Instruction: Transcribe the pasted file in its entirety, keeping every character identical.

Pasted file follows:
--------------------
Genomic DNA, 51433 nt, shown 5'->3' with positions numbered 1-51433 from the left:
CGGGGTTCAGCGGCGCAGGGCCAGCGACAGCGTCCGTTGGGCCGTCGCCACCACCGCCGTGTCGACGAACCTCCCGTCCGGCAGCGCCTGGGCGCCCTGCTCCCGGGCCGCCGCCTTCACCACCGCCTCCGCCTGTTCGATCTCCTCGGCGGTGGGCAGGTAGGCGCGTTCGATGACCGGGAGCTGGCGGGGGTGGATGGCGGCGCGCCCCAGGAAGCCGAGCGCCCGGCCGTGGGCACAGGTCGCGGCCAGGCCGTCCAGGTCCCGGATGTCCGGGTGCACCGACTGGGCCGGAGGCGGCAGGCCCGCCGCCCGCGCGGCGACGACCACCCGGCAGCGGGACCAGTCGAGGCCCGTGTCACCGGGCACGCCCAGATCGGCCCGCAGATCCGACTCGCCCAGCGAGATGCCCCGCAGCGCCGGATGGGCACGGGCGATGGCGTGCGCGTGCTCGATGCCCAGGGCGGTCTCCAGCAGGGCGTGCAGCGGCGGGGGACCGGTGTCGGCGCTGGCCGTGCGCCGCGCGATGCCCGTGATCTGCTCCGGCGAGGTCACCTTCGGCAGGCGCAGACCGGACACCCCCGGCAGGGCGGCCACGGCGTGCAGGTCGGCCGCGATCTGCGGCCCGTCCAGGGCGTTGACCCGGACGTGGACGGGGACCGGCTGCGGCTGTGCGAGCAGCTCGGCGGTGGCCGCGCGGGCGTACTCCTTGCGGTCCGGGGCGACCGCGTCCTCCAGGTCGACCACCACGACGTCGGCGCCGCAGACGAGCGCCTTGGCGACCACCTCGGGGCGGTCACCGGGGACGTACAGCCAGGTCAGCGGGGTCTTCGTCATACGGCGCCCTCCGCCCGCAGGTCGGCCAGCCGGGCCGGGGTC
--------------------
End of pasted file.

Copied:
Genomic DNA, 51433 nt, shown 5'->3' with positions numbered 1-51433 from the left:
CGGGGTTCAGCGGCGCAGGGCCAGCGACAGCGTCCGTTGGGCCGTCGCCACCACCGCCGTGTCGACGAACCTCCCGTCCGGCAGCGCCTGGGCGCCCTGCTCCCGGGCCGCCGCCTTCACCACCGCCTCCGCCTGTTCGATCTCCTCGGCGGTGGGCAGGTAGGCGCGTTCGATGACCGGGAGCTGGCGGGGGTGGATGGCGGCGCGCCCCAGGAAGCCGAGCGCCCGGCCGTGGGCACAGGTCGCGGCCAGGCCGTCCAGGTCCCGGATGTCCGGGTGCACCGACTGGGCCGGAGGCGGCAGGCCCGCCGCCCGCGCGGCGACGACCACCCGGCAGCGGGACCAGTCGAGGCCCGTGTCACCGGGCACGCCCAGATCGGCCCGCAGATCCGACTCGCCCAGCGAGATGCCCCGCAGCGCCGGATGGGCACGGGCGATGGCGTGCGCGTGCTCGATGCCCAGGGCGGTCTCCAGCAGGGCGTGCAGCGGCGGGGGACCGGTGTCGGCGCTGGCCGTGCGCCGCGCGATGCCCGTGATCTGCTCCGGCGAGGTCACCTTCGGCAGGCGCAGACCGGACACCCCCGGCAGGGCGGCCACGGCGTGCAGGTCGGCCGCGATCTGCGGCCCGTCCAGGGCGTTGACCCGGACGTGGACGGGGACCGGCTGCGGCTGTGCGAGCAGCTCGGCGGTGGCCGCGCGGGCGTACTCCTTGCGGTCCGGGGCGACCGCGTCCTCCAGGTCGACCACCACGACGTCGGCGCCGCAGACGAGCGCCTTGGCGACCACCTCGGGGCGGTCACCGGGGACGTACAGCCAGGTCAGCGGGGTCTTCGTCATACGGCGCCCTCCGCCCGCAGGTCGGCCAGCCGGGCCGGGGTC